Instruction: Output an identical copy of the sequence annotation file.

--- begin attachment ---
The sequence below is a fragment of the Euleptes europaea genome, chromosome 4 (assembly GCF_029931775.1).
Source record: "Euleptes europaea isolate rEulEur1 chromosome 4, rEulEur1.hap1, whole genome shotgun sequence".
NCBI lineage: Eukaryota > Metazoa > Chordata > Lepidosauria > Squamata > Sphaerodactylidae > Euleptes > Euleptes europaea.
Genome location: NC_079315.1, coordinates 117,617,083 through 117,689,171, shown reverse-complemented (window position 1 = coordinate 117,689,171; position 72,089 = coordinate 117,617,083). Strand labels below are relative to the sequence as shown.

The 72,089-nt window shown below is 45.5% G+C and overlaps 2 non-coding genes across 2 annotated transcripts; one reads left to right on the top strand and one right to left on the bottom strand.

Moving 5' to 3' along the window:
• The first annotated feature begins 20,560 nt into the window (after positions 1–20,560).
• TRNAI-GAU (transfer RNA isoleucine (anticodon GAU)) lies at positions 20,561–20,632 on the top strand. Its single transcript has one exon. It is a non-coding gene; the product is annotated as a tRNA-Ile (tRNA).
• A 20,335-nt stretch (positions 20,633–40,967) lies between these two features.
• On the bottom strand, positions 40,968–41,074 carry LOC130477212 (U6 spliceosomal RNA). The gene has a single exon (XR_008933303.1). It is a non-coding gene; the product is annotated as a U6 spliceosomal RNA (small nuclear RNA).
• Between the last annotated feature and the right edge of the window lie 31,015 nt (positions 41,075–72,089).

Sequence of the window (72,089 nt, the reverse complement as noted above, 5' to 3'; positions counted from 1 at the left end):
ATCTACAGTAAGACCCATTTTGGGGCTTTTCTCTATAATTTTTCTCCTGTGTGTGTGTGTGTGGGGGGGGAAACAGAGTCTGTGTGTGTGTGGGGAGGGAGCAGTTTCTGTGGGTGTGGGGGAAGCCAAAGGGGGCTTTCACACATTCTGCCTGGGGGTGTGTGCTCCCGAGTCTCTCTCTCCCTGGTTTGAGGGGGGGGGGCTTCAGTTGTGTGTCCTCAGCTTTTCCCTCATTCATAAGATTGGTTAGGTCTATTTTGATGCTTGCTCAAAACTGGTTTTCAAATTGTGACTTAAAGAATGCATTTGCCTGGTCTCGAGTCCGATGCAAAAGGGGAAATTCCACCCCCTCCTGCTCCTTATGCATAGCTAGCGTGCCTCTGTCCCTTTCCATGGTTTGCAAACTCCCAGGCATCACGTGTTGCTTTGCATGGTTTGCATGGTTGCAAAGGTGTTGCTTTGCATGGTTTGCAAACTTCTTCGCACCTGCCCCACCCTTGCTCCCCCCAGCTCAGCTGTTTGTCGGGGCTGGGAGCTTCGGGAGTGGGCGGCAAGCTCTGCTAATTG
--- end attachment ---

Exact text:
The sequence below is a fragment of the Euleptes europaea genome, chromosome 4 (assembly GCF_029931775.1).
Source record: "Euleptes europaea isolate rEulEur1 chromosome 4, rEulEur1.hap1, whole genome shotgun sequence".
NCBI lineage: Eukaryota > Metazoa > Chordata > Lepidosauria > Squamata > Sphaerodactylidae > Euleptes > Euleptes europaea.
Genome location: NC_079315.1, coordinates 117,617,083 through 117,689,171, shown reverse-complemented (window position 1 = coordinate 117,689,171; position 72,089 = coordinate 117,617,083). Strand labels below are relative to the sequence as shown.

The 72,089-nt window shown below is 45.5% G+C and overlaps 2 non-coding genes across 2 annotated transcripts; one reads left to right on the top strand and one right to left on the bottom strand.

Moving 5' to 3' along the window:
• The first annotated feature begins 20,560 nt into the window (after positions 1–20,560).
• TRNAI-GAU (transfer RNA isoleucine (anticodon GAU)) lies at positions 20,561–20,632 on the top strand. Its single transcript has one exon. It is a non-coding gene; the product is annotated as a tRNA-Ile (tRNA).
• A 20,335-nt stretch (positions 20,633–40,967) lies between these two features.
• On the bottom strand, positions 40,968–41,074 carry LOC130477212 (U6 spliceosomal RNA). The gene has a single exon (XR_008933303.1). It is a non-coding gene; the product is annotated as a U6 spliceosomal RNA (small nuclear RNA).
• Between the last annotated feature and the right edge of the window lie 31,015 nt (positions 41,075–72,089).

Sequence of the window (72,089 nt, the reverse complement as noted above, 5' to 3'; positions counted from 1 at the left end):
ATCTACAGTAAGACCCATTTTGGGGCTTTTCTCTATAATTTTTCTCCTGTGTGTGTGTGTGTGGGGGGGGAAACAGAGTCTGTGTGTGTGTGGGGAGGGAGCAGTTTCTGTGGGTGTGGGGGAAGCCAAAGGGGGCTTTCACACATTCTGCCTGGGGGTGTGTGCTCCCGAGTCTCTCTCTCCCTGGTTTGAGGGGGGGGGGCTTCAGTTGTGTGTCCTCAGCTTTTCCCTCATTCATAAGATTGGTTAGGTCTATTTTGATGCTTGCTCAAAACTGGTTTTCAAATTGTGACTTAAAGAATGCATTTGCCTGGTCTCGAGTCCGATGCAAAAGGGGAAATTCCACCCCCTCCTGCTCCTTATGCATAGCTAGCGTGCCTCTGTCCCTTTCCATGGTTTGCAAACTCCCAGGCATCACGTGTTGCTTTGCATGGTTTGCATGGTTGCAAAGGTGTTGCTTTGCATGGTTTGCAAACTTCTTCGCACCTGCCCCACCCTTGCTCCCCCCAGCTCAGCTGTTTGTCGGGGCTGGGAGCTTCGGGAGTGGGCGGCAAGCTCTGCTAATTG